Trigger warning: this post discusses anxiety and depression, and has physics metaphors.
So, as you know, last week I missed my speech therapy appointment by way of a minor car accident that turned into a big event when it didn’t need to. I have bad enough anxiety about my speech classes anyway, ranging from ‘will my voice even work’ and ‘will the receptionist/other people in the waiting room talk to me/touch me and not leave me alone even though I sit in the same spot with my headphones and my word book and telegraph leave me alone as best I can’, all the way to ‘will I get there without being harassed’. In part because my ability to walk to and from the train station has been compromised by the surgery and/or my lack of recovery from it, and because the train was actually not running one week, I tend to drive now. The thing I’m avoiding most is the walk to and from the train.
It takes a lot of energy to not respond when men yell at me from their cars, or when they slow down and follow me, or when they pull over and offer me a ride and get offended because I’m not grateful and accepting of their magnanimity. That’s just on the way to the train. After that, I have to put up with people on the train. One lady decided her disability was more important than mine and sat on my bag, pushing me out of the seat, hurting my bad arm, and then saying “I’m sorry but I can’t stand!!!”, as if she couldn’t make it one more step to the empty seat in front, and the part where I couldn’t have anyone on my right side because it was a bad day and my shoulder was liable to slip out at any slight touch was not important. After that, I have to get through a maze of people who feel their need to stop me and touch me and tell me how pretty I am or how nice my clothes are outweighs the part where I don’t want to talk to strangers. Sometimes I sign back to them, and they stand there gawping and apologise. Sometimes they assume I’m Deaf, which is another can of worms, especially since I can actually hear how they talk about me like my choice not to spend spoons on engaging with them means that I must be at an intellectual level much lower than a third grader.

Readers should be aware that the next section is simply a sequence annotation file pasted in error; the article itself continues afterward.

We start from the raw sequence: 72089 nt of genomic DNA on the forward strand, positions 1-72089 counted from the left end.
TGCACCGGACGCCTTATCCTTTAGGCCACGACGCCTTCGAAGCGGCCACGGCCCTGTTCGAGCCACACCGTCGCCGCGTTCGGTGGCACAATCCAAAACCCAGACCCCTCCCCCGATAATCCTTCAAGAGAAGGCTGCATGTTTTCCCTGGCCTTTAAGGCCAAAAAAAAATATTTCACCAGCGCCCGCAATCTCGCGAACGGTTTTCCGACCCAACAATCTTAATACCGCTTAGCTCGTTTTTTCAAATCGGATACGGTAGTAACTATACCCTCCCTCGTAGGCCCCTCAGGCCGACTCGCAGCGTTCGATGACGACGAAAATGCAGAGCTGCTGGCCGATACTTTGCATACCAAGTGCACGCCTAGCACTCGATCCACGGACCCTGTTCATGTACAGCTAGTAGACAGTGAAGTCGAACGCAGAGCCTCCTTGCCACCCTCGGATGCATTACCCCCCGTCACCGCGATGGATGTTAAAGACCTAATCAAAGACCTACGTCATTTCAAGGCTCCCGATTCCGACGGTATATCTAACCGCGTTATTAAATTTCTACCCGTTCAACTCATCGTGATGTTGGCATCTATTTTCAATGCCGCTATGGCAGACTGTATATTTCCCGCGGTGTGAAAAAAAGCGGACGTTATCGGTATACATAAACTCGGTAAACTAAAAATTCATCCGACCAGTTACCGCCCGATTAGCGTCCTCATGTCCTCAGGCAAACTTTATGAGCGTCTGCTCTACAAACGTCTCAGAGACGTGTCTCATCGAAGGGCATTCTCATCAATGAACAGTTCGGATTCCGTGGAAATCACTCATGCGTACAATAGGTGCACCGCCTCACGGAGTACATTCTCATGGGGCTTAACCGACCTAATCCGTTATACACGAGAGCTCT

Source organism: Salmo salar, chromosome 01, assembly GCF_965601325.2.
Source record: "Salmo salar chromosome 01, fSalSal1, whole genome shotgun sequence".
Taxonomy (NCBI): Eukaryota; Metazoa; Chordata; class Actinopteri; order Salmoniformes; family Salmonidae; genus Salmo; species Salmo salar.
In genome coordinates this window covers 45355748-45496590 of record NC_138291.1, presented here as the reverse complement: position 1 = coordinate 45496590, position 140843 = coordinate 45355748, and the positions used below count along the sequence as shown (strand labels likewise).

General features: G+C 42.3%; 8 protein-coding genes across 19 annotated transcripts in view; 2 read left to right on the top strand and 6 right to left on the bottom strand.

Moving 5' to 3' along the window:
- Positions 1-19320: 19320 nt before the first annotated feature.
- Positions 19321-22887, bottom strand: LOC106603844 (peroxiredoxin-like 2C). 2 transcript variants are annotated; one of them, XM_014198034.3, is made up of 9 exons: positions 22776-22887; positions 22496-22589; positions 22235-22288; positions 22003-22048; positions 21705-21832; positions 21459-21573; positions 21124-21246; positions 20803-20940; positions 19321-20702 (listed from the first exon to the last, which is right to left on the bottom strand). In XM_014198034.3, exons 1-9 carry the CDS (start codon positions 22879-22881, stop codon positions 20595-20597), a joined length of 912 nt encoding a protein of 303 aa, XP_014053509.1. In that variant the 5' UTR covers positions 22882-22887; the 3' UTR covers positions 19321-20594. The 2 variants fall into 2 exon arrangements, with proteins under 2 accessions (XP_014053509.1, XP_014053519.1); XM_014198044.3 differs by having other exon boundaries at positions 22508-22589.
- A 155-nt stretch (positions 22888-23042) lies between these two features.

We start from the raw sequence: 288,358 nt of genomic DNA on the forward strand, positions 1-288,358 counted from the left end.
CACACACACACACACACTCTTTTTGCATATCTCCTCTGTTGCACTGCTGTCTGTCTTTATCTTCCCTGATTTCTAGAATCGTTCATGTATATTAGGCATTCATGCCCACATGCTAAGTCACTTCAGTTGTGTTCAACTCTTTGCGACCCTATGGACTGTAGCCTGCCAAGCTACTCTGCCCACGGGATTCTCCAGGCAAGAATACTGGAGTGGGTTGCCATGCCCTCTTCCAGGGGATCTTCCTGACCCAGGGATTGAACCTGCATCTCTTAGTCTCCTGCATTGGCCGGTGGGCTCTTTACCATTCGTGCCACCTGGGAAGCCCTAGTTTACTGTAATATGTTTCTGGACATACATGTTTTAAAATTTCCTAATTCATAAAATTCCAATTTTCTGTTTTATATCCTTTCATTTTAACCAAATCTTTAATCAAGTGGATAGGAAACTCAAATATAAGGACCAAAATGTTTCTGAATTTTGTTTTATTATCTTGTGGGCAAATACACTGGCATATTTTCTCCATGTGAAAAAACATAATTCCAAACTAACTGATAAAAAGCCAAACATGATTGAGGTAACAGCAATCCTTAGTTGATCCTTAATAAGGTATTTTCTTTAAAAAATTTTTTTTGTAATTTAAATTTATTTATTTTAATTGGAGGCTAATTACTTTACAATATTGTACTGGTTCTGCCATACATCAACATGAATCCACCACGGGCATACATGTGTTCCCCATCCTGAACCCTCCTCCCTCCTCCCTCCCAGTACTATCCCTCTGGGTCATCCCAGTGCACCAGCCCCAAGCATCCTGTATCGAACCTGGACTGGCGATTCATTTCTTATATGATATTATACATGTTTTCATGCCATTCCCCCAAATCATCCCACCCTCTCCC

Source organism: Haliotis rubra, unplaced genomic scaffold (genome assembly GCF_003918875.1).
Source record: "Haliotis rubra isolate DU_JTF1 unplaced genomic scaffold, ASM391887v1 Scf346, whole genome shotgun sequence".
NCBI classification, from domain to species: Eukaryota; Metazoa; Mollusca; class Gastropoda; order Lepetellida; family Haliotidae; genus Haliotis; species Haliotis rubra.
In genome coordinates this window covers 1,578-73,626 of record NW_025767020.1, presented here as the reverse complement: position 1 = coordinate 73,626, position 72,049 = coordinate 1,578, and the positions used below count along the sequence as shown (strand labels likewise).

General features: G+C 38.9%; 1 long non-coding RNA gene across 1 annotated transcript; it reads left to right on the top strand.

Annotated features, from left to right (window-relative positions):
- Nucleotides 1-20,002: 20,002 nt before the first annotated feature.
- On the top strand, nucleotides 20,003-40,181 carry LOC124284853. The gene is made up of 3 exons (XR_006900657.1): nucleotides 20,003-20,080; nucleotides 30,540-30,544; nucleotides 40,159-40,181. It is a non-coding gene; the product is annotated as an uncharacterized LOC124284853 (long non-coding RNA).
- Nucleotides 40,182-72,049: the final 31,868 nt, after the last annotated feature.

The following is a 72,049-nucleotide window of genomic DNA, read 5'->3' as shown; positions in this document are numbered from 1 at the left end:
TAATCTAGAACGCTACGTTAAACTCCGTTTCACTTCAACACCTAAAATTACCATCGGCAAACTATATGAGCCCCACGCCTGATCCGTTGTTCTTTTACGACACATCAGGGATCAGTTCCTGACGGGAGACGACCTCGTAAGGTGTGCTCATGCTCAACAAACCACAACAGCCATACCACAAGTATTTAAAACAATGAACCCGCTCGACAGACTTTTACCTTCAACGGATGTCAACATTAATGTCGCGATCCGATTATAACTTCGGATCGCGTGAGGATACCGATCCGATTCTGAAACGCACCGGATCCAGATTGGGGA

Each of these interactions takes spoons. Most people understand spoons. You use a spoon to do a thing and when you run out of spoons you have to rest or borrow. The thing, though, is that these spoons are not voluntary. They are taken from me. I have precious few spoons, and having to use them just to get to my appointment makes me anxious. It’s not always the acute attack kind of anxiety. Anxiety, over a long period of time, can’t work like that, because it’s not sustainable. Instead, in my case, it creeps into everything. Things don’t take more spoons. Instead, using those spoons requires more energy. I have to use a spoon to reach the spoon – to pull it close enough to be able to use it. Instead of a spoon converting potential energy to kinetic energy, using the spoon requires activation energy – a minimal input, if you will, that makes the task possible. There’s less available energy for the task itself, because half the battle is finding the energy to just start something, overcome an initial barrier. The most obvious barrier is anxiety from fear – what if someone comes up to me and grabs me to tell me they like my corset? I can’t handle that today. What if the receptionist decides to try to make me talk and I don’t get my half an hour in the waiting room to meditate and read my words and practice them in my head? Last time that happened, the teacher didn’t know what to do, and half the appointment went in suggestions about what to do. It wasn’t helpful.